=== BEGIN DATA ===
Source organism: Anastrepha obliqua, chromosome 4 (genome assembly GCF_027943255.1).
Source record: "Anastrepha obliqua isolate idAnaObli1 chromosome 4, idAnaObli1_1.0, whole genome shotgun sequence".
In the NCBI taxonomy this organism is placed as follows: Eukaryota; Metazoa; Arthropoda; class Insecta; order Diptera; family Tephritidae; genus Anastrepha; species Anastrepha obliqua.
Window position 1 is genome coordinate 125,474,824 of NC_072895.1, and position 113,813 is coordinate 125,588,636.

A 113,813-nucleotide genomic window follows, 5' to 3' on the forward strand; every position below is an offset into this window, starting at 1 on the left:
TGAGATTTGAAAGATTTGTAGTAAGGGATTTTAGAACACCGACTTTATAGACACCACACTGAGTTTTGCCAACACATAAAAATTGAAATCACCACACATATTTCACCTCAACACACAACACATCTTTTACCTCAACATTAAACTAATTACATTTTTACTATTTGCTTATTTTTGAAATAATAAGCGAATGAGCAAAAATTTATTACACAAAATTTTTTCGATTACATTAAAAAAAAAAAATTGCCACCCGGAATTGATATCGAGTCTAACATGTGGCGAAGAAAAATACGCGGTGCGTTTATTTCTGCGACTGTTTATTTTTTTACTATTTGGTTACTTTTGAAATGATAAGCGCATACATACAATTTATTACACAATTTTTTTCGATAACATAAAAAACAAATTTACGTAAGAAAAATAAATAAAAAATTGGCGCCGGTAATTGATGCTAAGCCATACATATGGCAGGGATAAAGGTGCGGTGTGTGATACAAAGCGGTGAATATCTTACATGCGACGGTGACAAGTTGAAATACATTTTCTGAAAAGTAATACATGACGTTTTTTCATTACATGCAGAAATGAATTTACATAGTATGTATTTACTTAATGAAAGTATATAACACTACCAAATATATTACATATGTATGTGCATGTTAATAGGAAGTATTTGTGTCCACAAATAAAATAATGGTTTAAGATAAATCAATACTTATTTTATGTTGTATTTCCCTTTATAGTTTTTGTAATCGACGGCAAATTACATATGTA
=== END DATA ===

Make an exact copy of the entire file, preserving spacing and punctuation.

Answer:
Source organism: Anastrepha obliqua, chromosome 4 (genome assembly GCF_027943255.1).
Source record: "Anastrepha obliqua isolate idAnaObli1 chromosome 4, idAnaObli1_1.0, whole genome shotgun sequence".
In the NCBI taxonomy this organism is placed as follows: Eukaryota; Metazoa; Arthropoda; class Insecta; order Diptera; family Tephritidae; genus Anastrepha; species Anastrepha obliqua.
Window position 1 is genome coordinate 125,474,824 of NC_072895.1, and position 113,813 is coordinate 125,588,636.

A 113,813-nucleotide genomic window follows, 5' to 3' on the forward strand; every position below is an offset into this window, starting at 1 on the left:
TGAGATTTGAAAGATTTGTAGTAAGGGATTTTAGAACACCGACTTTATAGACACCACACTGAGTTTTGCCAACACATAAAAATTGAAATCACCACACATATTTCACCTCAACACACAACACATCTTTTACCTCAACATTAAACTAATTACATTTTTACTATTTGCTTATTTTTGAAATAATAAGCGAATGAGCAAAAATTTATTACACAAAATTTTTTCGATTACATTAAAAAAAAAAAATTGCCACCCGGAATTGATATCGAGTCTAACATGTGGCGAAGAAAAATACGCGGTGCGTTTATTTCTGCGACTGTTTATTTTTTTACTATTTGGTTACTTTTGAAATGATAAGCGCATACATACAATTTATTACACAATTTTTTTCGATAACATAAAAAACAAATTTACGTAAGAAAAATAAATAAAAAATTGGCGCCGGTAATTGATGCTAAGCCATACATATGGCAGGGATAAAGGTGCGGTGTGTGATACAAAGCGGTGAATATCTTACATGCGACGGTGACAAGTTGAAATACATTTTCTGAAAAGTAATACATGACGTTTTTTCATTACATGCAGAAATGAATTTACATAGTATGTATTTACTTAATGAAAGTATATAACACTACCAAATATATTACATATGTATGTGCATGTTAATAGGAAGTATTTGTGTCCACAAATAAAATAATGGTTTAAGATAAATCAATACTTATTTTATGTTGTATTTCCCTTTATAGTTTTTGTAATCGACGGCAAATTACATATGTA